“Do good, do no harm, still your mind”

Do good

Do no harm

Still your mind

The Buddha said more in these eight words than eight million books with 800 million words could ever top for advising how to lead a good life.

  • Do good. 

Follow the internal compass, that morality that we have inside that let’s us know when we really “are” doing good. Not for ourselves. At least, not at first. By doing good for others, we eventually do good for ourselves. Try it for some eight hours. Do good for others. See if that good or something close to it doesn’t come back to you.
  • Do no harm.

I believe this is harder to do, particularly for someone active at work, home or play. That just about includes all of us, doesn’t it? How are we to know what actions will do “no harm?” Must we be cautious in all of our waking hours, tiptoeing around life challenges and not facing them boldly with quick determination? The answer here may lie in our “intent” to “do” no harm. By focusing on the “right way,”  perhaps not the easy or more profitable way, we can be more sure our choices will cause no harm, no suffering.DoNoHarm (1)
  • Still Your Mind

Lastly, stilling the mind, for a great majority, the most difficult of all tasks to carry out. Each face their own challenge with this. I follow a Sufi approach to meditation. I “love” my “Beloved.” I reach inside to that well of pure, “undefiled” feelings of goodness that exist (and have existed in an “energy” form for all of time, according to Quantum Physics reports). I let that “awareness” slowly flow through my entire being, causing muscles and sinews to relax, as my concentrated breathing technique helps to “still” the mind and permits body, mind and spirit to join.
Presto. I’m home free. Or at least at the doorstep of a home from which I can always seek refuge.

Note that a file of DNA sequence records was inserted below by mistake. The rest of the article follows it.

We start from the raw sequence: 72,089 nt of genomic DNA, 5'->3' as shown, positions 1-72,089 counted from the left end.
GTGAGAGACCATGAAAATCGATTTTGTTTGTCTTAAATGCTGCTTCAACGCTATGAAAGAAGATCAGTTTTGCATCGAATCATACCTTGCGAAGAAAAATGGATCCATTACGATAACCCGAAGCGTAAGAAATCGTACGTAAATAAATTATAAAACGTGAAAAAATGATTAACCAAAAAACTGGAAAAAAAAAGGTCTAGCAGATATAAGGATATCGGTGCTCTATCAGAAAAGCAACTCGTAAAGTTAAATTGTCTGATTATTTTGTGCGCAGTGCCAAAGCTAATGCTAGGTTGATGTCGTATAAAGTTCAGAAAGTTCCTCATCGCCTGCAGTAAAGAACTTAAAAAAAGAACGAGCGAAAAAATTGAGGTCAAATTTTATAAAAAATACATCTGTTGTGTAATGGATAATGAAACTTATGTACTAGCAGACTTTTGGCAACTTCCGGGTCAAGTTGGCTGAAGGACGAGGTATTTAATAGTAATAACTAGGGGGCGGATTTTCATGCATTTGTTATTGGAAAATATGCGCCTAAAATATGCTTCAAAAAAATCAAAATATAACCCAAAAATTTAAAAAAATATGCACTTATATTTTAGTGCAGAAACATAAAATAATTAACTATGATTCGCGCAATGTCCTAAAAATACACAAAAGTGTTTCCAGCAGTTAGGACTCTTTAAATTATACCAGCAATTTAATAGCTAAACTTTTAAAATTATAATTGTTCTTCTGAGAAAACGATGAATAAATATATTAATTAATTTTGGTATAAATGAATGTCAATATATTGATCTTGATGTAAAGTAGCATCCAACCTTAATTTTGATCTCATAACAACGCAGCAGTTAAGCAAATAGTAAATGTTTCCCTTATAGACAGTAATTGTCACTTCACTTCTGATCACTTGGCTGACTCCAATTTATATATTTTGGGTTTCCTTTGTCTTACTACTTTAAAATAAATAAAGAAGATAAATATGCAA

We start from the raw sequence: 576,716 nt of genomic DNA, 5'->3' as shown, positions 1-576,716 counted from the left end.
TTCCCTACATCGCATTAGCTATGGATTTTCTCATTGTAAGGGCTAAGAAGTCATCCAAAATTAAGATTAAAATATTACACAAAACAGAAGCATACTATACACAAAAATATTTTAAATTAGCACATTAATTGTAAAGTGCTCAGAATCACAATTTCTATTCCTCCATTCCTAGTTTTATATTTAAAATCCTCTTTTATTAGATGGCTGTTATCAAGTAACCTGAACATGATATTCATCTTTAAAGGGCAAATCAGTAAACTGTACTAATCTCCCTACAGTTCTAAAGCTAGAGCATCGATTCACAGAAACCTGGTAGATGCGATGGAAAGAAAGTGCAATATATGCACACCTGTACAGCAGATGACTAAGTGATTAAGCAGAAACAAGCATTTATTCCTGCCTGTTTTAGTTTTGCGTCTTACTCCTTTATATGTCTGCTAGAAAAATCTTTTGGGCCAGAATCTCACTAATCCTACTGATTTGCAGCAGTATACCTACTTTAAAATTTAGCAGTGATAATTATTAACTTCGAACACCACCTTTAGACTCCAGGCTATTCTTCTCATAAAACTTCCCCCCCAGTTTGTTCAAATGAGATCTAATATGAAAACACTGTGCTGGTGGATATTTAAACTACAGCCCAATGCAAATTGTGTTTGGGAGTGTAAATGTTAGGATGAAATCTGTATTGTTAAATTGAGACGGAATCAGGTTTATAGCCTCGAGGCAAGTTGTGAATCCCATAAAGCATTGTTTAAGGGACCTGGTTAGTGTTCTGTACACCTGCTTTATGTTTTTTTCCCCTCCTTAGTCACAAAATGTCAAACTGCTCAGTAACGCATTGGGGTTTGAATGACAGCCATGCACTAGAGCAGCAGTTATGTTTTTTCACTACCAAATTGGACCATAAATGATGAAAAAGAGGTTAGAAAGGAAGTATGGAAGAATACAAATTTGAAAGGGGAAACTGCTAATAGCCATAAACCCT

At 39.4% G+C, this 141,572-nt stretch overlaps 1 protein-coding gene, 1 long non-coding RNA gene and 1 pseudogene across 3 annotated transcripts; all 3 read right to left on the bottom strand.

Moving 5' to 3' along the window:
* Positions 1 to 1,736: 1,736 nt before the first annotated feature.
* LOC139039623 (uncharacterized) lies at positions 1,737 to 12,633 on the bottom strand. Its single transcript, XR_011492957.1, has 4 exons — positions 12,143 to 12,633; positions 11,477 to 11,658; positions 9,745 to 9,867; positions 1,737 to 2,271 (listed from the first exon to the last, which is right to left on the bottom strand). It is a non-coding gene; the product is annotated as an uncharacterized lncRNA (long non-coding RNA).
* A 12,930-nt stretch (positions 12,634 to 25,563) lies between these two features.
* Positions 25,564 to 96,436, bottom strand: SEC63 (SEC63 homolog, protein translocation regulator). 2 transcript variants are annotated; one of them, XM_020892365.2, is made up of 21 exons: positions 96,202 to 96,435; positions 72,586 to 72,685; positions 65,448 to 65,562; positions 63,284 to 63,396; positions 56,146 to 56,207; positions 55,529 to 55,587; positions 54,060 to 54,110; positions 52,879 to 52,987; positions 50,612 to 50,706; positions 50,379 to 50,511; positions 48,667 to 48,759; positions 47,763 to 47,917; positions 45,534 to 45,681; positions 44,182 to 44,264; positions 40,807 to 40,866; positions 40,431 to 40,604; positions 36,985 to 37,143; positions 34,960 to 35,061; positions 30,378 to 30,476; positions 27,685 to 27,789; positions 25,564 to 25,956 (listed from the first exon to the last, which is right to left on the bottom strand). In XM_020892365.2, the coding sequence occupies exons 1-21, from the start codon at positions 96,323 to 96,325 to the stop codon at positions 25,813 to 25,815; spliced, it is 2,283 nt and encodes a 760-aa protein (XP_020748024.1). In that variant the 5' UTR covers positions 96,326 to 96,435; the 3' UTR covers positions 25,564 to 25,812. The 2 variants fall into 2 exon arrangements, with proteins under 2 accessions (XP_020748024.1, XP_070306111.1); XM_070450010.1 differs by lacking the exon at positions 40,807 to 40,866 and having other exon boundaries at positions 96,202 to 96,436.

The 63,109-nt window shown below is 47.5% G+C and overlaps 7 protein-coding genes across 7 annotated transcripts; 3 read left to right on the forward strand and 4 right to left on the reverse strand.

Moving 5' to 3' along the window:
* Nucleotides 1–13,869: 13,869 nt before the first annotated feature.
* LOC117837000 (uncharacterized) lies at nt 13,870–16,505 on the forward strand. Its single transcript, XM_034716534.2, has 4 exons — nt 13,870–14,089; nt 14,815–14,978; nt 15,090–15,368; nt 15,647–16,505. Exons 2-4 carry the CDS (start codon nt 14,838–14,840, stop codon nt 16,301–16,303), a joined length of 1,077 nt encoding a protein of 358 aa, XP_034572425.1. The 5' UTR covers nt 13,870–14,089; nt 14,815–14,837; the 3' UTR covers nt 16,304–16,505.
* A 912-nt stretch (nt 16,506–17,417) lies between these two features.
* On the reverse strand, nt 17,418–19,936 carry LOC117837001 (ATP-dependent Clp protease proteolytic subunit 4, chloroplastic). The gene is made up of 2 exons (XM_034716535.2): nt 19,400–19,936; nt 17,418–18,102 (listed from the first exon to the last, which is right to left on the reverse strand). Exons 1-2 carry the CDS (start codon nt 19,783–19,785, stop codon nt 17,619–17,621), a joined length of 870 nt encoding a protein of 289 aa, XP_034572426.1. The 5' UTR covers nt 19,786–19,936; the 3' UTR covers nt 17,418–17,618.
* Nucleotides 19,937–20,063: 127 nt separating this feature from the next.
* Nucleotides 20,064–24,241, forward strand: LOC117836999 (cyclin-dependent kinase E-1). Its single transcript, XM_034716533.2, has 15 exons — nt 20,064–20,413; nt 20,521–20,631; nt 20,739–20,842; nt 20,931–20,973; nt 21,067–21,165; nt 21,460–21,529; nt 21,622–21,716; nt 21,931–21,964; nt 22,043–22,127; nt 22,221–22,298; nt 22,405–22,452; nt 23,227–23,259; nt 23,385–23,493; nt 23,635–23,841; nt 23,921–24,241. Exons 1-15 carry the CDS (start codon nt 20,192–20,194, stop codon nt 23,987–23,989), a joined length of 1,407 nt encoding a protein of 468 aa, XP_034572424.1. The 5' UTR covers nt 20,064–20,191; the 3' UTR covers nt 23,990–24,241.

6 comments on ““Do good, do no harm, still your mind”

  1. A PERFECT post. Well done. I think about these things all the time. People think I am crazy because I don’t kill the house fly or the box elder bug LOL, but it makes me feel good to give them a place to warm up.


    • contoveros says:

      Do no harm.

      Respect every sentient being.

      Yeah, people will think we’re crazy, but it’s a way of life where all can both find, as well as help others offer, freedom from suffering.

      michael j


  2. saradode says:

    Hey, Michael,

    I woke up to a kind of miraculous morning, which followed a miraculous night, which began with being sick as a dog, throwing up, and praying desperately for the pain to stop (it did 🙂 ). It’s kind of one of those “born-again” (not in the evangelistic sense of the term!) mornings, and there’s a huge snowstorm on the way, and I love life.

    Anyway, the point is that your post was the first thing I read this morning, and it was a perfect piece of punctuation to the wonderful feeling.

    Have fun in the snow (I assume it will get over your way…I’m in northern N.J., so we’re practically neighbors)!

    (Hey, S.B.–I have a feeling that snow isn’t in your forecast, but have a wonderful day anyway!)



    • contoveros says:


      Snow storm is here, and I feel “born again.”

      Might even think of going to India to see one of the Buddhist temples with little monkeys hanging around. Or was that Cambodia?

      Oh well, the idea has been planted. Will it grow to fruition?

      Stay tuned.

      Stay warm.

      Stay miraculous!
      michael j


  3. If We are not separate, then doing for others Is doing for ourselves? Life is not about the reward. Life is the reward?


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